After a couple of hesitant false starts, a sweetly apologetic enquiry into how comfortable we all are in our chosen seats, and a request for the house lights to go up so she can see us more clearly, the unnamed woman introduces her life – her ‘solo performance’ – with a list of abilities she lacks and tasks at which she fails. “I can’t cook, I can’t speak French, I can’t put together flat-pack furniture”¦ well, I can, but it always has that little wobble”¦” The list stretches on in a self-effacing, ‘oh, what a silly sausage I am’ tone, so that when it shifts into darker territory – “I can’t kick the bucket, I can’t push up daisies” – it is wrapped so cosily in textual euphemism and performative whimsy that it almost slips by unnoticed. Only subtly, by degrees, do we come to realise that this slightly gawky, quietly funny, self-deprecating young woman is a repeat near-suicide.
Drawing on and quoting directly from (a brave – ill-advised? – choice, that) the poems of Anne Sexton and Sylvia Plath – who, unlike our heroine, fulfilled their death wishes – Attempt is part deconstructed performance, part presentation, part confessional. As the unidentified woman, Charlotte Warner moves around the space, relating details of her near-drowning or near-hanging, all the while apologising for her life, and for her failure to achieve death. As we are alerted to the artificiality of the process – she questions the order of scenes, ponders how well they’ve worked – we see that her veneer of normality, this ‘performance’, is how she gets through the day, just as her determined staccato walk hints at a certain kind of automation.
In contrast, moments that seem about to plumb depths of emotion – the recollection of details, the desire to open veins and see a bloom of blood in the bathwater, the despair at yet another stab at death thwarted by a body that won’t give in – are in stark spotlight. It is in these moments that the text and Warner’s performance are potentially at their most affecting, and we teeter on the edge of a genuine connection, but the lack of a more powerful change in tone and register between these contrasting elements of the piece misses the mark. While almost drawing us in, it simultaneously keeps us at arm’s length. While this could be a deliberate choice to echo the paradox of depression, it makes for an emotionally uninvolving 50 minutes of theatre.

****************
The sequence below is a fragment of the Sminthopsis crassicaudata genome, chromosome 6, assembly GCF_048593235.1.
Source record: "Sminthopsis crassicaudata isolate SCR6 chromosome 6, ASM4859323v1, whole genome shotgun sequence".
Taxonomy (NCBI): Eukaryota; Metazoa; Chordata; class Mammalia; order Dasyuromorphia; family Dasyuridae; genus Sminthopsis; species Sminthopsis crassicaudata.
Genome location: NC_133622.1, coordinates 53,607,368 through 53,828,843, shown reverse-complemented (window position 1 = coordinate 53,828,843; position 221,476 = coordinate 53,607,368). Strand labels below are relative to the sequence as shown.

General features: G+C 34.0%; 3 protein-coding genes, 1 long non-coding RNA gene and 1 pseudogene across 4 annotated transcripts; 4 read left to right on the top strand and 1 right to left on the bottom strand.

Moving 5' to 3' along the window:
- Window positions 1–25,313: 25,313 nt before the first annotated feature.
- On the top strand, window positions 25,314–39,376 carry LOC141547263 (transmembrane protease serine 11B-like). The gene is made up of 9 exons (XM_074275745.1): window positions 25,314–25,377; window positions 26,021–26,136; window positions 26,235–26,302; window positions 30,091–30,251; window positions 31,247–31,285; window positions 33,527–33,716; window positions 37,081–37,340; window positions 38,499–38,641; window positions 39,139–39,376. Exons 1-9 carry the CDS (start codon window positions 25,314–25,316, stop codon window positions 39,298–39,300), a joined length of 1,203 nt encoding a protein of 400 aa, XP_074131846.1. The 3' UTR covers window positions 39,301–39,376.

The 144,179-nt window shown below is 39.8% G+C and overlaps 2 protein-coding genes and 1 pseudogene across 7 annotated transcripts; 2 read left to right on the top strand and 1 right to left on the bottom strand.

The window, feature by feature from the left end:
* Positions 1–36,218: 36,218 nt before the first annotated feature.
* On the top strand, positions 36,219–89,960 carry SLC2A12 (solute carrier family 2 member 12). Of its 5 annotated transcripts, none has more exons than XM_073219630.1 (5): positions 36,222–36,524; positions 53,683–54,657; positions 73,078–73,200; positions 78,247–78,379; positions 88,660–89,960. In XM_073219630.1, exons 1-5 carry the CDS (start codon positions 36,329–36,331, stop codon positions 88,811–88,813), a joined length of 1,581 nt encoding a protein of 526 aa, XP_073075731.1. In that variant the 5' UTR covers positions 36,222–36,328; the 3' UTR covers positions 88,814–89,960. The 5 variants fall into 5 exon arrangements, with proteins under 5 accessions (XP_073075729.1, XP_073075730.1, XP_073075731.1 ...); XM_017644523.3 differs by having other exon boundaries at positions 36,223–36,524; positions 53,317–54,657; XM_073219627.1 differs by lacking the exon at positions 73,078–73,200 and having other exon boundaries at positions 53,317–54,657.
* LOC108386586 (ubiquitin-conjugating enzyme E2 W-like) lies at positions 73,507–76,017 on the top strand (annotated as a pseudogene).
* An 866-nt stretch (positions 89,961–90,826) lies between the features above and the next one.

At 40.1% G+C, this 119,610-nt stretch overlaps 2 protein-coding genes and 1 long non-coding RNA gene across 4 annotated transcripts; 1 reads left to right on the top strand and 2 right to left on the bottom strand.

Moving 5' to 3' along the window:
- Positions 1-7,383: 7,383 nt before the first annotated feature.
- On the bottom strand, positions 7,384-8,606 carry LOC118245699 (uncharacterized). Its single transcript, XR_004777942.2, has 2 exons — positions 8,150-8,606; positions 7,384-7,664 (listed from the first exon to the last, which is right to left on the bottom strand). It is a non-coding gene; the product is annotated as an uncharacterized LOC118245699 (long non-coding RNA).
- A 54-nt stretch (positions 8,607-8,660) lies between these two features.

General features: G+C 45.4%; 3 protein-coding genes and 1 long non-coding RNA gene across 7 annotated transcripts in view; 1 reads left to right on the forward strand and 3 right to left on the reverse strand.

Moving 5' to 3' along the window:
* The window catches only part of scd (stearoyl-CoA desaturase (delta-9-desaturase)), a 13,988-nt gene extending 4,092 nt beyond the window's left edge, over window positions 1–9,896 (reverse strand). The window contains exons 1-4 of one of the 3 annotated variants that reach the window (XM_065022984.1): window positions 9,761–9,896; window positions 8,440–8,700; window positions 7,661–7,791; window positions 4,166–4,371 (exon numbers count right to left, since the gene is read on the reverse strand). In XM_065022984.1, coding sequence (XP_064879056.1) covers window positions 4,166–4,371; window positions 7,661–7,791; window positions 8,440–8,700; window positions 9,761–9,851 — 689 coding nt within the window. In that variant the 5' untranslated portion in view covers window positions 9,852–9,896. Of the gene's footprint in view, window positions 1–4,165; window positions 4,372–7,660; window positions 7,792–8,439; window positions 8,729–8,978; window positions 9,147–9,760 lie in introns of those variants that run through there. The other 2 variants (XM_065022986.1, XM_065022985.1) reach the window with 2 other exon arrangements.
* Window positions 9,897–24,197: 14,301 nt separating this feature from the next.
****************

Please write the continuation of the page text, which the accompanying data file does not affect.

And although gallows humour provides a fitting gateway into this big, dark subject, this approach needs more than what’s explored here to justify it. What is well conveyed is the loneliness. This is a life utterly without reference – aside from the briefest of brushes with a nurse – to anyone else. Whether her isolation has driven her to want to die or her desperation to recede from the world has driven everyone away is not explored, but the self-effacing appeals to the audience about shared foibles or similar observations hint at a need to make connections that is undermined by the too light tone.
For me, there’s just not enough of the ‘why’ woven into the text or the structure to make it either credible or as affecting as the high points of the writing and the performance promise. The end is a deconstruction too far, a petering out, an extended apology for not ending, for that ending. Will she succeed at some point? Has this process been cathartic to the extent that she no longer needs to die? Is there hope for her, in her? I have no idea.
As a company, Jointventure have just graduated from Exeter University, and this is their first residency, thanks to Framework, the Bike Shed Theatre’s artist development programme. It’s an opportunity for new companies to broaden their practice (they are scratching a piece called Flood during these three weeks), to get new work in front of an audience and to take an active role in the city’s performance culture (it’s a sad fact that most graduates leave almost immediately). I sincerely hope that Jointventure stick around; Attempt demonstrates a lot of potential – it just doesn’t go far enough in its present form.